Unlike any other model from Skoda’s past, the Kodiaq is big, rides high and seats up to 7 occupants. Its interior design and layout, however, is a familiar affair and that’s a good thing. Like the Superb and the new Octavia, the cabin is pretty well rounded with well layered and low-set dash and clever use of lighter materials. The steering wheel, instrument panel and the climate control stack are all shared with the Superb. What’s unique to the Kodiaq are the vertical elements such as the four large air vents. The gear lever, too, is different and is nice and chunky to hold.
Despite the fairly wide cabin, the ergonomics are spot-on, with plenty of seat and steering wheel adjustment to get comfortable. The control stalks behind the wheel and the climate control switches are within easy reach. The Kodiaq’s storage game is pretty strong, too, with twin glove boxes, a large storage bin under the front armrest and equally practical door pockets.
Placed right in the middle of the dash is the 8-inch touchscreen display for the infotainment system. Featuring Android Auto and Apple CarPlay, the system is crisp, clean and is paired to a 12-speaker high-end sound system which is easily the best in this segment. Speaking of leading the class, the Kodiaq is loaded to the boot when it comes to equipment and safety – you get nine airbags, ABS, ESP, traction control, panoramic sunroof, electric tailgate, parking sensors all around, ambient lighting and electric front seats. All of that is standard affair in this class, but what’s unique in here are some of the clever features including drowsiness alert, hands free parking and pop-out plastic strips that veer out to protect the door edges when you open them. What’s more, the sound system includes microphones up front that are meant to pick up the occupant’s voice and relay it through the speakers to make conversations easier above road and wind noise.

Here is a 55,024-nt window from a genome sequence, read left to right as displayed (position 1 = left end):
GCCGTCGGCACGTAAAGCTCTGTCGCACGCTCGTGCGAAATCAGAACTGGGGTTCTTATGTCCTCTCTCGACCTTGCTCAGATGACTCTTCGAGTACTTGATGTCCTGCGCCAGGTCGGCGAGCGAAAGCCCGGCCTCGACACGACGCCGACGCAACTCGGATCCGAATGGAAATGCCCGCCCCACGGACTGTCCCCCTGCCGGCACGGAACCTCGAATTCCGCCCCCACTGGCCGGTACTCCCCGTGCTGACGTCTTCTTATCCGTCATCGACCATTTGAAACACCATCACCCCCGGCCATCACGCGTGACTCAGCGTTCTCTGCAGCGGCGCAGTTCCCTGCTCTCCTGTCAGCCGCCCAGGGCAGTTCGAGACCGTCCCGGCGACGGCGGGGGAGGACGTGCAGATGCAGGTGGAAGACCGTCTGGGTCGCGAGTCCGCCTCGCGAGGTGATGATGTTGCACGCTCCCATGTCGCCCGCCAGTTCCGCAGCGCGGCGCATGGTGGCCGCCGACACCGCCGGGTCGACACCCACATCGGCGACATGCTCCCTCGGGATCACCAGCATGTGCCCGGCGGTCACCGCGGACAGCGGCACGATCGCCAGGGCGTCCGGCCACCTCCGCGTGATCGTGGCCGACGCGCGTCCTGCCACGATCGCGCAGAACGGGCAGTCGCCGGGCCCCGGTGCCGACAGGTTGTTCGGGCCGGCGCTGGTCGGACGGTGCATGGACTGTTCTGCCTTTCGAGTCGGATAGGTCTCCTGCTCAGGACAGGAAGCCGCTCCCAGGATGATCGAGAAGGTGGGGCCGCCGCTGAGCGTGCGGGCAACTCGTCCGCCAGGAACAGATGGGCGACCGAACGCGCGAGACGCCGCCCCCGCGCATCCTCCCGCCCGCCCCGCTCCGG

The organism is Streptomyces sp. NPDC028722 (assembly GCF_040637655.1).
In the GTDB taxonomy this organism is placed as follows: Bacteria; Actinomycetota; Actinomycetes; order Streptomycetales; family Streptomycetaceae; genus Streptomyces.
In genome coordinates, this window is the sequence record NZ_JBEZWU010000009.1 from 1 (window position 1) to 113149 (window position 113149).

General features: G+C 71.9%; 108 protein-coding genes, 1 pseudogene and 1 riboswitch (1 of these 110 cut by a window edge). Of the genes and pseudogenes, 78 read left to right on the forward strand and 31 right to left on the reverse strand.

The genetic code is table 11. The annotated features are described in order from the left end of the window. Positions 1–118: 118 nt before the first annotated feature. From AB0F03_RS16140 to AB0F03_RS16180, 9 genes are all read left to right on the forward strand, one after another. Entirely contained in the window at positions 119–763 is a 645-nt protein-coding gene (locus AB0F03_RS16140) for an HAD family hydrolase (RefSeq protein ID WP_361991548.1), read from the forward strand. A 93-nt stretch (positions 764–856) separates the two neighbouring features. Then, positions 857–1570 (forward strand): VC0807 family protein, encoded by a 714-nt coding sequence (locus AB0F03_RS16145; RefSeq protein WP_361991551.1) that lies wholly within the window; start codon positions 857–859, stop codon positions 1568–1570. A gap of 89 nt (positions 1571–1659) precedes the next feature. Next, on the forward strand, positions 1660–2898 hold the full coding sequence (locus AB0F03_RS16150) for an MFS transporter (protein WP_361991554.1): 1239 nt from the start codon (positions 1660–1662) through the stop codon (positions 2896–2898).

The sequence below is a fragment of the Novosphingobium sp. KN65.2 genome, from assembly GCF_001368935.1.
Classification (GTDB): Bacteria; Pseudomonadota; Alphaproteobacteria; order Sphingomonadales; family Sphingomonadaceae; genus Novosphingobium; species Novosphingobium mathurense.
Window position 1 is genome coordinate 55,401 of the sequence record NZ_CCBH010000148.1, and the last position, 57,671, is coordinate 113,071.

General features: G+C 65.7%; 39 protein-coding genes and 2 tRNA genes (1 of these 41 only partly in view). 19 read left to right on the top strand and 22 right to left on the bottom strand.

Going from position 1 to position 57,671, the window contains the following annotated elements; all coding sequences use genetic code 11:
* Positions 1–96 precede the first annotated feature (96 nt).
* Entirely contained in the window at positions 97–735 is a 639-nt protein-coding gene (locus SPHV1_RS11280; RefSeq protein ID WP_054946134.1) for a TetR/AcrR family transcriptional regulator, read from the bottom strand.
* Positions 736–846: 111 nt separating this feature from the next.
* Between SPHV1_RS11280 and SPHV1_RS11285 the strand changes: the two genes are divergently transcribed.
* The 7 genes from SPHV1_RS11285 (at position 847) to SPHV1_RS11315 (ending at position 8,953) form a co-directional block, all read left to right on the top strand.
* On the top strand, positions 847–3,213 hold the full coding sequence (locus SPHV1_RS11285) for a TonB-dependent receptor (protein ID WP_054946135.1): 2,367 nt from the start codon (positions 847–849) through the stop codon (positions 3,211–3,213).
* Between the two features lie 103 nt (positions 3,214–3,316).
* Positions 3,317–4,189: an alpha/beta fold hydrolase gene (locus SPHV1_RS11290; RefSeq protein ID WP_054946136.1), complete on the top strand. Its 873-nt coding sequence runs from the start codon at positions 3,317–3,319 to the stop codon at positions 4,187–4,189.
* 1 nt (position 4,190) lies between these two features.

Those large side windows, the far-reaching windscreen and the panoramic sunroof contribute to the Kodiaq’s airy ambience. The front seats are nice and big and the cushioning is spot on, too. Similarly, the rear bench is quite roomy with a great deal of under-thigh support. However, the cushioning here is a tad firm and the seatback isn’t as deeply sculpted as the front. The bench has a 40:20:40 split feature and it can be moved back and forth by up to 180mm for variable legroom needs. Surprisingly enough, the bench doesn’t tumble forward which means getting into the third row is bit of a squeeze. As for the space in here, it’s good enough only for a couple of kids - the combination of a high floor and low seat means you end up sitting in a cramped manner with your knees locked in.
With all three rows up, the Kodiaq’s 270-litre boot is impressive and fully usable. With the third row folded flat, the boot is a lot more capacious at 630-litres but it’s when you put the second row down as well, that you realise how big and practical the Kodiaq’s 2,005-litre storage is.